Liberia

Why the U.S. Army Is Our Best Weapon Against Ebola Now
September 18, 2014

This could be the gamechanger we need.

Charles Taylor Is Guilty Of War Crimes. Who Were The Fighters He Supported?
April 26, 2012

In an historic ruling today, an international court convicted former Liberian president Charles Taylor of aiding and abetting war crimes. The crimes in question—which include the mass murder and slaughter of civilians, mass rape, and the use of child soldiers—were committed during the civil war of Liberia’s neighbor, Sierra Leone, throughout the 1990s and early 2000s. (Taylor aided rebels in that war; he is the first head of state convicted by an international court since the Nuremberg trials.) Understandably, all of the news today is focused on Taylor.

Why Liberians Are so Unimpressed by Their President’s Nobel Prize
October 11, 2011

Monrovia, Liberia—The sirens usually sound on Monrovia’s Tubman Boulevard in the early evening. In the Sinkor district of the Liberian capital SUVs belonging to NGOs, motorbikes, and local jalopies pull over to either side of the road to make way for the absurdly over-sized motorcade that follows. There are men with guns in pickups, cars and four-wheel drive vehicles, perhaps an ambulance, and U.N. personnel in bulky Nissan Patrols.

The Comeback
September 28, 2011

Monrovia, Liberia, September 9, 1990: Many Liberians once thought that President Samuel Doe was invulnerable, protected by powerful black magic. But, in the video, he is slumped on the floor, his hands tied behind his back, naked except for blood-stained underpants. A crowd of young men in fatigues surround him, some carrying machine guns, one holding a microphone in front of Doe’s face. As Doe cries, a fighter strokes his head gently and then grins at the man sitting behind a conference table in a black executive chair, underneath a picture of Jesus. This man is clearly in charge.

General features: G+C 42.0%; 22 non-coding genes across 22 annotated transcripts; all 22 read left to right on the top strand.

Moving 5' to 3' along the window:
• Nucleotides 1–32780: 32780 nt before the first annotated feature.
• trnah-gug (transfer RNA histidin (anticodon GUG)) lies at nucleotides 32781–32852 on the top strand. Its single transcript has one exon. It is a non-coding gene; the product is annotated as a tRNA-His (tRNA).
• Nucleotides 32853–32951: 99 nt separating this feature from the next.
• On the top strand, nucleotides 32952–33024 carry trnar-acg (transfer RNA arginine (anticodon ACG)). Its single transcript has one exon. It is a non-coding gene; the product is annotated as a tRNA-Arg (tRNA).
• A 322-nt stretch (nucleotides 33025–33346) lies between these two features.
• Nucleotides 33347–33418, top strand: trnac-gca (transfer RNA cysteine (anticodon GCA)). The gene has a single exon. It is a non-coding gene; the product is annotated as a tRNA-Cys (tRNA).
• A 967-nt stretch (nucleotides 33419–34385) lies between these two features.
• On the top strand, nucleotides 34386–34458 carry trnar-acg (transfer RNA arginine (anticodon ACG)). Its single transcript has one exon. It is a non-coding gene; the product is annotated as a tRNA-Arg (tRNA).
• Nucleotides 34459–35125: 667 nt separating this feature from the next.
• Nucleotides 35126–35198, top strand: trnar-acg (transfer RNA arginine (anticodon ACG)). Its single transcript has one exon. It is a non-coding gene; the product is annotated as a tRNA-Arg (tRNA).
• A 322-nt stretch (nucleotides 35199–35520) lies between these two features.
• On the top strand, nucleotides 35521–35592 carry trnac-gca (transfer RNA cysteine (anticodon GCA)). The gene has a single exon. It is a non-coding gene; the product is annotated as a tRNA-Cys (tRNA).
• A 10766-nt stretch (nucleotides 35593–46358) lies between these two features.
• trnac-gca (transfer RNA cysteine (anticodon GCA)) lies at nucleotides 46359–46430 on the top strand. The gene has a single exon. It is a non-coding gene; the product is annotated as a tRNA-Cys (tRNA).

The Horror, The Horror
May 19, 2011

Dancing in the Glory of Monsters: The Collapse of the Congo and the Great War of Africa By Jason K. Stearns (PublicAffairs, 380 pp., $28.99) The history of Congo is the history of mass murder. What is going on today—with rebels, government soldiers, and armed groups from neighboring countries raping and slaughtering Congolese civilians—is a continuation of the ruthlessness that has been embedded in this country for more than a hundred years.

Reporting, Risk, and Death
April 22, 2011

I met war photographer and filmmaker Tim Hetherington two years ago in New York. I was working at The New York Times and, one evening, went to the Umbrage Gallery in Brooklyn to the launch of a retrospective of Tim’s work from Liberia. Amid the pale walls and bottled beers, in the center of the room, a tall, dark-haired man held court in an understated manner. Later, I emailed Tim—explaining my own more modest photographic work—and asked to meet him for a drink. To my surprise, he accepted. After that evening in the Meatpacking District, we corresponded.

Is This A United Nations Joke? Or An Iran Joke?
April 29, 2010

The United Nations Economic and Social Council (ECOSOC) yesterday elected Iran to a four-year term, beginning in 2011, as a member of the Commission on the Status of Women. Lucky Iran! Or is it lucky women? Other members elected were Democratic Republic of Congo, Liberia, and Zimbabwe, joining Belarus, China, Cuba, and Libya. A full report can be read in today’s “EYE on the UN.” So is not the U.N. a horrible joke?

Obama in Seoul: My Problem with Foreign News
November 19, 2009

I used to be the foreign editor of In These Times in Chicago. I didn’t particularly enjoy the job, because I have never been fascinated with the world outside of the United States. I am not sure whether I could find Honduras or Liberia on a map, and I have never mastered the current spelling of Chinese names.

Pages